On Saturday morning, I meet the Blums in the lobby, and we wander the red, white, and blue exhibit hall, where organizations like Ohio Christian University and the Heritage Foundation have set up booths. “We have such a deep bench, it’s hard to pick,” Orene Blum says as we look at CPAC’s booth of cutout paper heads of all the presidential candidates—plus Joe Biden—with a full-size Ronald Reagan looming over them. It’s her weekend refrain. “They have three,” she says of the Democrats. “All of the rest are ours. And theirs is full of old people.” She gives me a side-eye. “Not that there’s anything wrong with being old.”

Lindsey Graham is the only presidential candidate relegated to Saturday morning. Red-faced and halting, he doesn’t seem to connect with the audience. “He’s strong on foreign policy, but he knew the crowd didn’t love him for whatever reason,” says Reed, whose husband knows Graham from the Air Force. She snaps a picture with him after he speaks. “Washington’s changed him. I think he just got tired of fighting, you know?”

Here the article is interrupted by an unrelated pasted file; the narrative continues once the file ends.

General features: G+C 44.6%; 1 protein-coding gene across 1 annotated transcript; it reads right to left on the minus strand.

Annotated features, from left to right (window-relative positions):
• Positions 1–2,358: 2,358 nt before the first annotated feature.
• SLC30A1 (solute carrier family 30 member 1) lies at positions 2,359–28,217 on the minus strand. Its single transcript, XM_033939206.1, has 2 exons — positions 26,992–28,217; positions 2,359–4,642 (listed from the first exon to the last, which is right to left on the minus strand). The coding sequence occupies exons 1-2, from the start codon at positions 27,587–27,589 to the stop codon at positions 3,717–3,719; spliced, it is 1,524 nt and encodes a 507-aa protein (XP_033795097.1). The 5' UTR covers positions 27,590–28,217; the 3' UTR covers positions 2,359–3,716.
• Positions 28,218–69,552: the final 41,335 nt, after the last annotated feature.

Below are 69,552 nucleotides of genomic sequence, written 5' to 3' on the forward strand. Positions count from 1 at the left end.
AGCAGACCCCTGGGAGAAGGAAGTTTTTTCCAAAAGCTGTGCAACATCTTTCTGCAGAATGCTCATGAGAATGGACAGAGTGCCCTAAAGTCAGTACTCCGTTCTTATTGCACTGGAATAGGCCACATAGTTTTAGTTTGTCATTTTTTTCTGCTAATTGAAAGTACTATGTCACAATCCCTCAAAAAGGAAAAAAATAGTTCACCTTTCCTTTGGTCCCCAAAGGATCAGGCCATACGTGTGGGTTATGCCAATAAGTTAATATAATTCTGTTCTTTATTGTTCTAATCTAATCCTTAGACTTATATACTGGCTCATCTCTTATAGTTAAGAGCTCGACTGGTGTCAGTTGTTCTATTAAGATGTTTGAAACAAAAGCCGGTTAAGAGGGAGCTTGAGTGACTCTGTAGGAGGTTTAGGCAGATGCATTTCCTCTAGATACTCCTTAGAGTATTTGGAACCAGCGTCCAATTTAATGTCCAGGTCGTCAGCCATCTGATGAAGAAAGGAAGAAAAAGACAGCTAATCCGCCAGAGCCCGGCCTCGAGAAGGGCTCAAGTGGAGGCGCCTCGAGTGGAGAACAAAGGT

The last speaker to address the summit before lunch devotes her speech to directly discussing a common thread of the conference: radical Islam. Brigitte Gabriel—who grew up as a Maronite Christian in Lebanon and founded a national security organization called ACT for America—promises at the beginning of her talk to say controversial things. She doesn’t disappoint. “A Muslim man can lay his hand on the Koran and swear he is telling the truth and know the Koran forgives him because he is advancing the cause of Islam,” she says. “Anything signed with Iran means nothing to them.”

Afterward, the group can’t stop talking about Gabriel. “She was amazing,” Eastman says. “So powerful,” Orene Blum agrees. Whoever wins in 2016, her husband adds, should put Brigitte Gabriel in some foreign policy position.